on everything from iPhone cases to tennis shoes and silk handkerchiefs. Throw in a stint working in stop-motion animation, video-game development, and an affinity for the generative-music leanings of Brian Eno, and the result is an informed and inspired contemporary artist who sees the combination of code, commerce, and creativity as nothing short of Warhol-era artworld history repeating itself — but with a much deeper sense of social responsibility and free-market relevance.
The From Pixels to Prints exhibit evolved from a conversation in Santa Fe. “I had an interactive piece, Playing With Fauna, in the wonderful show that Parallel Studios put together at the El Museo Cultural de Santa Fe,” Dr. Woohoo said. “During the show, I was talking to a gentleman whose friend was interacting with the piece, and a small group of kids entered the scene. I paused our conversation and told him this was the true test of whether the piece would be deemed successful. … Do they open their mouths in wonderment? Do they smile? Do they play? They did! It turns out the gentleman was Jon Carver, who teaches at Santa Fe Community College. In December, he asked if I wanted to do a show at SFCC and I said, emphatically, yes!”
The inspiration for Dr. Woohoo’s generative art springs from multiple sources, including the emotional and physical resonance of music, the creative and narrative arcs of cinema, social networking on the web, the interactivity of multi-touch devices like iPads, the mathematical qualities of architecture, and the composition of paintings by Piet Mondrian.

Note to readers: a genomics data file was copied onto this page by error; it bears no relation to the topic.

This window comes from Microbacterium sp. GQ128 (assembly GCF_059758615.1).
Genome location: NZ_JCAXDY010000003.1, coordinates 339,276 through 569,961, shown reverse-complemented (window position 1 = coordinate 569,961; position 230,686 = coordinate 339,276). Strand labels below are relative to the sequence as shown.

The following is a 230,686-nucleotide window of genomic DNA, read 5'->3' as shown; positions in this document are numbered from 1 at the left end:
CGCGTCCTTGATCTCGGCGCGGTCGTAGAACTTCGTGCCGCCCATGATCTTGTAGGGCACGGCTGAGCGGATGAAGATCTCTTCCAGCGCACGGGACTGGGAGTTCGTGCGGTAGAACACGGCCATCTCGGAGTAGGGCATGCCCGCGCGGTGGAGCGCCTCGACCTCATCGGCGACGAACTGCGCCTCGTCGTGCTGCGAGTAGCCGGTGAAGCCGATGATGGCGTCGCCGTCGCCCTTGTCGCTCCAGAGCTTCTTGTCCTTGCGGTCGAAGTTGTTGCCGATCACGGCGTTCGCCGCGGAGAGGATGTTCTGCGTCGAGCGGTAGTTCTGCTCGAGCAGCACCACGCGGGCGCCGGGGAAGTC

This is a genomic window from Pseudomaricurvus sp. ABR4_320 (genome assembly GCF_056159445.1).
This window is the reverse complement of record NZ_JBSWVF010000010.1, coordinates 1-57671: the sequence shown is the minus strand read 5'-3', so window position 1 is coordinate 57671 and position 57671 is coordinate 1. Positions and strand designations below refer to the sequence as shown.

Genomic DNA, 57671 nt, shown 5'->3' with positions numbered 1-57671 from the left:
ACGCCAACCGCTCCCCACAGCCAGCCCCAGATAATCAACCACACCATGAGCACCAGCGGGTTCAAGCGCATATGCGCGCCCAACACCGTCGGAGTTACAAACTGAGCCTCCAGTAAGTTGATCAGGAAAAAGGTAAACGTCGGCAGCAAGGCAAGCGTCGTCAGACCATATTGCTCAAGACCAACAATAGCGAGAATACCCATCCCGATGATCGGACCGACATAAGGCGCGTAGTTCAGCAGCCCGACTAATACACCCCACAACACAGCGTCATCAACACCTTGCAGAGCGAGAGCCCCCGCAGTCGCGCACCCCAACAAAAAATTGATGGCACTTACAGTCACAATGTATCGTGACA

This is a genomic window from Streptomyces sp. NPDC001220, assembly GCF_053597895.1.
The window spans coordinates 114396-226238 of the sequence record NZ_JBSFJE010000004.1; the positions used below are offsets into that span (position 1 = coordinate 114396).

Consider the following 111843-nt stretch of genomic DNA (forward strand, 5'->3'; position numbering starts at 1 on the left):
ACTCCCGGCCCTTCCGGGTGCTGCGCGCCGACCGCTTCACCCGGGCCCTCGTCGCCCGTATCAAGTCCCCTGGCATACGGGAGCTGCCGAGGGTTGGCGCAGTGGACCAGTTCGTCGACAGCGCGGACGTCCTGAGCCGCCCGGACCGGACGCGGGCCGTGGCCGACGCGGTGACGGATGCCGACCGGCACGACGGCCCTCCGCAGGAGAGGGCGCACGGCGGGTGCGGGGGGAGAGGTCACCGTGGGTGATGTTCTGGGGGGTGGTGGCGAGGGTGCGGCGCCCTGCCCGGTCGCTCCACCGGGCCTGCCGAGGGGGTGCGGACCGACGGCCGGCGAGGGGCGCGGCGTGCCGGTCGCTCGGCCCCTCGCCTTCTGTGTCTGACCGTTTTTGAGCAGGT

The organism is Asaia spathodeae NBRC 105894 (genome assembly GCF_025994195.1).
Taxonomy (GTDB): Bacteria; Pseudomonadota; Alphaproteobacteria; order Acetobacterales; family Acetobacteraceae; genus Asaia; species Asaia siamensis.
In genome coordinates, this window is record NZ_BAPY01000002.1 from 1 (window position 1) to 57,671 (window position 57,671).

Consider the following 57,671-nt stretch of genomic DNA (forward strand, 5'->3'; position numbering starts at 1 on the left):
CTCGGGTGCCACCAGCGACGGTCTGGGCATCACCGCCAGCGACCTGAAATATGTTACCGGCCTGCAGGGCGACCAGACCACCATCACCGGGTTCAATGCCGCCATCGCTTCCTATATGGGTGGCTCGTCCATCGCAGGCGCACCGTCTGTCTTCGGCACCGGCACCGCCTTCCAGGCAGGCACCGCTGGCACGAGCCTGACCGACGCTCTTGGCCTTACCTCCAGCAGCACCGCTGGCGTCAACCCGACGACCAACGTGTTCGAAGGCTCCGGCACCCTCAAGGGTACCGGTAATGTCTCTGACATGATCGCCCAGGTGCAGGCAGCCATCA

While aspects of his work may hint at the Warhol/Factory notion of the reproduction of art — you can, for example, purchase a Woohoo-designed iPhone case at www.zazzle.com — Dr. Woohoo is hell-bent on eliminating sameness from his gallery-focused repertoire while simultaneously selling his designs and ideas in the internet ether. “In a gallery setting, technology has made such a leap that each piece can originate from the same hardware and software but come out looking completely different and elicit a comparatively alien response,” he said.
Now, unpredictable human behavior, harnessed by an artist’s finesse with computer language, acts as the brushstroke on Woohoo’s digital canvas. But is it random? “I am not a mathematician,” Woohoo said, “but I know that within a finite amount of possibilities, I can avoid repetition from happening by using a pseudorandom number generator.” Really?
“ From Pixels to Prints is also an opportunity for people to explore the intersection of art and commerce at a local level,” Dr. Woohoo said. “Can this kind of art, a sort of Factory 2.0 where individual influence is considered, inspire a new economic gateway? And are Santa Fe’s and Albuquerque’s ‘creative economies’ ready to support that?” We certainly hope so. For more information about the work, and play, of Dr. Woohoo, visit www.drwoohoo.com.